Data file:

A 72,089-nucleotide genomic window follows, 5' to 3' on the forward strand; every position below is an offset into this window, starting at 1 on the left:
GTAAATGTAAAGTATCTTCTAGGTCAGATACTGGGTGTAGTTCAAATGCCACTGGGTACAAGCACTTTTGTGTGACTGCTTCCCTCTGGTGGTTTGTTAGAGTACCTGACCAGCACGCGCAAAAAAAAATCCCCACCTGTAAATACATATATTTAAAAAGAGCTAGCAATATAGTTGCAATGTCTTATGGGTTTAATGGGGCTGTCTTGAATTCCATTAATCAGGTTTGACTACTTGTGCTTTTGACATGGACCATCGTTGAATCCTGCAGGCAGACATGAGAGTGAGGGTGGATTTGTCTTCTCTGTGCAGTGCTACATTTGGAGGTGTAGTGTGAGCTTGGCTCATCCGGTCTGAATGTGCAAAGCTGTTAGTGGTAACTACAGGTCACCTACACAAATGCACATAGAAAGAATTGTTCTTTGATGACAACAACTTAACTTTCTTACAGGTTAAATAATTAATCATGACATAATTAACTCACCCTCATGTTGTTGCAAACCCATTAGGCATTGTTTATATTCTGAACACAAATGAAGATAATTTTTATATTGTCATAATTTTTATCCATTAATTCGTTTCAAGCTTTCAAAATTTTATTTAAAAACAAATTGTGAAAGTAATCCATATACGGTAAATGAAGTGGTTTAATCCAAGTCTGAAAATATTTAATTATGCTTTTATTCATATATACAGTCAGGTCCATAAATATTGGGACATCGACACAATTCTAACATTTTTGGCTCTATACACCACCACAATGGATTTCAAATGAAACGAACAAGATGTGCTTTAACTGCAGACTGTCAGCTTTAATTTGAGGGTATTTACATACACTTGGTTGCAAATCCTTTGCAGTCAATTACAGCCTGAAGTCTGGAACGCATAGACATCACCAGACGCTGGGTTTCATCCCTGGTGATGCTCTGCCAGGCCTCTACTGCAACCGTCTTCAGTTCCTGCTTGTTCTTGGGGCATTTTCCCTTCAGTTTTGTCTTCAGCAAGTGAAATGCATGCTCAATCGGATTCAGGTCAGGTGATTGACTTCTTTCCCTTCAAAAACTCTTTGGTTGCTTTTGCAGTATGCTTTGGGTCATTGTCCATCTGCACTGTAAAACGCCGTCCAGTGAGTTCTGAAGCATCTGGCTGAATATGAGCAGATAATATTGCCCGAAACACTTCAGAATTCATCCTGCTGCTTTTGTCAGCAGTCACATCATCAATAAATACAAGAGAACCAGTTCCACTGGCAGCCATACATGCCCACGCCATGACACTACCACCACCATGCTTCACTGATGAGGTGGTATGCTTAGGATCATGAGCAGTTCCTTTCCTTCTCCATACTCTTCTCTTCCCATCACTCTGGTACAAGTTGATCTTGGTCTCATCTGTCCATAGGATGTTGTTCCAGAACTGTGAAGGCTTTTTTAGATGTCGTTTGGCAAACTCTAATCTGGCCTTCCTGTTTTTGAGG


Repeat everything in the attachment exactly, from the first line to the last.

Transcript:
A 72,089-nucleotide genomic window follows, 5' to 3' on the forward strand; every position below is an offset into this window, starting at 1 on the left:
GTAAATGTAAAGTATCTTCTAGGTCAGATACTGGGTGTAGTTCAAATGCCACTGGGTACAAGCACTTTTGTGTGACTGCTTCCCTCTGGTGGTTTGTTAGAGTACCTGACCAGCACGCGCAAAAAAAAATCCCCACCTGTAAATACATATATTTAAAAAGAGCTAGCAATATAGTTGCAATGTCTTATGGGTTTAATGGGGCTGTCTTGAATTCCATTAATCAGGTTTGACTACTTGTGCTTTTGACATGGACCATCGTTGAATCCTGCAGGCAGACATGAGAGTGAGGGTGGATTTGTCTTCTCTGTGCAGTGCTACATTTGGAGGTGTAGTGTGAGCTTGGCTCATCCGGTCTGAATGTGCAAAGCTGTTAGTGGTAACTACAGGTCACCTACACAAATGCACATAGAAAGAATTGTTCTTTGATGACAACAACTTAACTTTCTTACAGGTTAAATAATTAATCATGACATAATTAACTCACCCTCATGTTGTTGCAAACCCATTAGGCATTGTTTATATTCTGAACACAAATGAAGATAATTTTTATATTGTCATAATTTTTATCCATTAATTCGTTTCAAGCTTTCAAAATTTTATTTAAAAACAAATTGTGAAAGTAATCCATATACGGTAAATGAAGTGGTTTAATCCAAGTCTGAAAATATTTAATTATGCTTTTATTCATATATACAGTCAGGTCCATAAATATTGGGACATCGACACAATTCTAACATTTTTGGCTCTATACACCACCACAATGGATTTCAAATGAAACGAACAAGATGTGCTTTAACTGCAGACTGTCAGCTTTAATTTGAGGGTATTTACATACACTTGGTTGCAAATCCTTTGCAGTCAATTACAGCCTGAAGTCTGGAACGCATAGACATCACCAGACGCTGGGTTTCATCCCTGGTGATGCTCTGCCAGGCCTCTACTGCAACCGTCTTCAGTTCCTGCTTGTTCTTGGGGCATTTTCCCTTCAGTTTTGTCTTCAGCAAGTGAAATGCATGCTCAATCGGATTCAGGTCAGGTGATTGACTTCTTTCCCTTCAAAAACTCTTTGGTTGCTTTTGCAGTATGCTTTGGGTCATTGTCCATCTGCACTGTAAAACGCCGTCCAGTGAGTTCTGAAGCATCTGGCTGAATATGAGCAGATAATATTGCCCGAAACACTTCAGAATTCATCCTGCTGCTTTTGTCAGCAGTCACATCATCAATAAATACAAGAGAACCAGTTCCACTGGCAGCCATACATGCCCACGCCATGACACTACCACCACCATGCTTCACTGATGAGGTGGTATGCTTAGGATCATGAGCAGTTCCTTTCCTTCTCCATACTCTTCTCTTCCCATCACTCTGGTACAAGTTGATCTTGGTCTCATCTGTCCATAGGATGTTGTTCCAGAACTGTGAAGGCTTTTTTAGATGTCGTTTGGCAAACTCTAATCTGGCCTTCCTGTTTTTGAGG